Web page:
Friday, March 20, 2009

I am a camera

Natasha Richardson, rest in peace. Natasha Richardson won a Tony award for her performance as Sally Bowles in the revival of Cabaret on Broadway, a production I later saw in Seattle on tour with Joely Fisher as Sally. Cabaret was based on a play by John Van Druten titled I Am A Camera, which was based on one of Christopher Isherwood's "Berlin Stories."

“I am a camera with its shutter open. Quite passive. Recording, not thinking. Someday all this will have to be developed, carefully printed. Fixed.”
-Christopher Isherwood, Berlin Stories

Christopher Isherwood was born in England, lived in Berlin during the Weimar Republic and emigrated to America in or about 1940. He settled in Santa Monica during the war and worked as a novelist and teacher. Besides his own fiction, he is noteworthy for his circle, which included W.H. Auden (champion of Tolkein), Stephen Spender, and for having met fledgling writer Ray Bradbury in a Santa Monica bookstore, a chance meeting that resulted in a famous positive review of Bradbury's The Martian Chronicles. I met Ray Bradbury in Seattle about 10 years ago at a book signing. He was gracious and spoke to me for some minutes regarding On the Orient North, a short story of his that had been made into a teleplay by Ray Bradbury Theater on Showtime. He didn't care for its execution, but after I sang its praises he promised he would take another look.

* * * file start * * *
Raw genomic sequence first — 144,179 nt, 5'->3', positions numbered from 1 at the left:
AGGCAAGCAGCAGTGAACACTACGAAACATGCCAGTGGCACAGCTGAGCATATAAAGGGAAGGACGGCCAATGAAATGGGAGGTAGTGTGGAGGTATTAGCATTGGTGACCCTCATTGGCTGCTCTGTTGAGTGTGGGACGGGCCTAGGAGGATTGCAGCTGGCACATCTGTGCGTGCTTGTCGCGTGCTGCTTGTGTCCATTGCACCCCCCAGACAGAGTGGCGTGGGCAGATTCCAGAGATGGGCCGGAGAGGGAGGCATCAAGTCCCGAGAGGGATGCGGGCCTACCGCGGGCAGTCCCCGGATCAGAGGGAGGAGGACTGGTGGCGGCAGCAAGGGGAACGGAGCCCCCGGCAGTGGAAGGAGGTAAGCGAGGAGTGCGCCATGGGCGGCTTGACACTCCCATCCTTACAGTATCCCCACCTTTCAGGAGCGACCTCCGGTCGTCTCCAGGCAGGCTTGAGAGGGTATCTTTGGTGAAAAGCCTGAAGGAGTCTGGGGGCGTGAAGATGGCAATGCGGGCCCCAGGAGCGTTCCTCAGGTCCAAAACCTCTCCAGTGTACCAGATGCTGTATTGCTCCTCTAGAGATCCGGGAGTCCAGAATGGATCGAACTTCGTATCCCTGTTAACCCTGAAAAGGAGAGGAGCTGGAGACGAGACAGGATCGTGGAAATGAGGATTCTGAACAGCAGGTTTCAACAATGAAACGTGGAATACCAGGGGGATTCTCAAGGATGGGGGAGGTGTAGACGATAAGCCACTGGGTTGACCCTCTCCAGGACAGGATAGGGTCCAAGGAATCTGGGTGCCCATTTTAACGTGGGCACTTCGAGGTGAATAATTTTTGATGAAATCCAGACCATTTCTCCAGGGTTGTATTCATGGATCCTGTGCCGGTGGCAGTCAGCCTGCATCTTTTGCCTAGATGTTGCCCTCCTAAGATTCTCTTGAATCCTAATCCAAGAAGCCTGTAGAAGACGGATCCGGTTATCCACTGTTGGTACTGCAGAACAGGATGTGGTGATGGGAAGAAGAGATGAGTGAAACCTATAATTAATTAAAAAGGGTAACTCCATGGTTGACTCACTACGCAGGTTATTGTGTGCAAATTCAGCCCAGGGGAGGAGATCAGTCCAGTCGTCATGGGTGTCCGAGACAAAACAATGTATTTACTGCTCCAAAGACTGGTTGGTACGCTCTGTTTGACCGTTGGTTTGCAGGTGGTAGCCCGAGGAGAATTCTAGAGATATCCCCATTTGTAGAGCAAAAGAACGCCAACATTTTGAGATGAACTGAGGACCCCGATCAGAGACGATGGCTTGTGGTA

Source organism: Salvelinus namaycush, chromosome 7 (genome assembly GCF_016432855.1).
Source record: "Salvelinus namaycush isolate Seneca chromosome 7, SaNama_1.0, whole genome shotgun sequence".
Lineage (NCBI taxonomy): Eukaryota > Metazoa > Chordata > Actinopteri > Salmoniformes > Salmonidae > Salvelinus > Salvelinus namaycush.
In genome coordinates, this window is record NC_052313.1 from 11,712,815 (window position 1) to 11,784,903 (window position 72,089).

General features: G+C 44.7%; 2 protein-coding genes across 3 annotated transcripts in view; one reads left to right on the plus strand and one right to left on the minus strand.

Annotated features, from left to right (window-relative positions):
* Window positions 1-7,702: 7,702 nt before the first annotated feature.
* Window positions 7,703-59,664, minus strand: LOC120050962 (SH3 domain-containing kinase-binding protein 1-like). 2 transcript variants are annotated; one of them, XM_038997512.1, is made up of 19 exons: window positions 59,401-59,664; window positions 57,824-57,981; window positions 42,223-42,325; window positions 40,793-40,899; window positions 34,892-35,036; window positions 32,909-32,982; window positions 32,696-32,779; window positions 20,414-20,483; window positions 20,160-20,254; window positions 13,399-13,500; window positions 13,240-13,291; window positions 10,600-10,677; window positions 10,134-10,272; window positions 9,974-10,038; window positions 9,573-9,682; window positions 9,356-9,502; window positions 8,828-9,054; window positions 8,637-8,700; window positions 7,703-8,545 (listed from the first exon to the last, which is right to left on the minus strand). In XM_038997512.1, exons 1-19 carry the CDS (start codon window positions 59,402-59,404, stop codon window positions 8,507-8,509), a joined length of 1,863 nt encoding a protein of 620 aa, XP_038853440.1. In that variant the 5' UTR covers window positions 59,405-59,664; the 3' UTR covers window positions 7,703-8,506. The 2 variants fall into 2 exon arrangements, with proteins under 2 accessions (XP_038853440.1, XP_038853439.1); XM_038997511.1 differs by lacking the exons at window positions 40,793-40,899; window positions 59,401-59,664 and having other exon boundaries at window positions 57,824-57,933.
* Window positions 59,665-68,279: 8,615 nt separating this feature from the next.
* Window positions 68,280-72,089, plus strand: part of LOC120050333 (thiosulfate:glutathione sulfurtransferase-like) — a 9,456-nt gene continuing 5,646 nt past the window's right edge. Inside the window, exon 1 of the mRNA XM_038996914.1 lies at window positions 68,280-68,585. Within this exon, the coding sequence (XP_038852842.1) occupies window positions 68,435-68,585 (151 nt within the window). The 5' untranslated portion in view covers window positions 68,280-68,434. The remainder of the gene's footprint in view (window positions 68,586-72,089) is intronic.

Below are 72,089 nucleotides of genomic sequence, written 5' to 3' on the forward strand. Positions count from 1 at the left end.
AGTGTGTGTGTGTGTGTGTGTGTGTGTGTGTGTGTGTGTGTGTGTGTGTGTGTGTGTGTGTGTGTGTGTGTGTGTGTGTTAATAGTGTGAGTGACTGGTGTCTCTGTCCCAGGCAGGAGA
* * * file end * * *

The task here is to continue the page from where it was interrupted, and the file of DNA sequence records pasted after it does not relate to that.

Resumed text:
Natasha Richardson's aunt, Lynne Redgrave, performed Shakespeare for My Father at the Intiman several years ago, which I saw, and was quite moved by. This was right before the release of Shine. I later saw Ms. Redgrave standing on the corner of Mercer and 1st Avenue N. waiting to cross the street, a dreamy look in her eye. I wish that I hadn't been driving so that I could have told her how moving her memoir was to me, and how much I enjoyed not only her performance, but her writing, which captured a moment from her father's life of such intimacy and grace that it has been indelibly recorded in my memory. Her father, in a completely selfless frame of mind, ravaged by Parkinsons into an egoless state, cries, "I'm so worried about your mother..."

Natasha Richardson's Mother, Vanessa Redgrave, performed in Little Odessa, with Tim Roth, in which her character is dying of cancer. My own mother had passed away just the year before of the same disease, and Redgrave's frank resemblance to my mother was simply overwhelming. To this day I still associate Vanessa Redgrave with my mother because they looked so much alike.

I am a camera.

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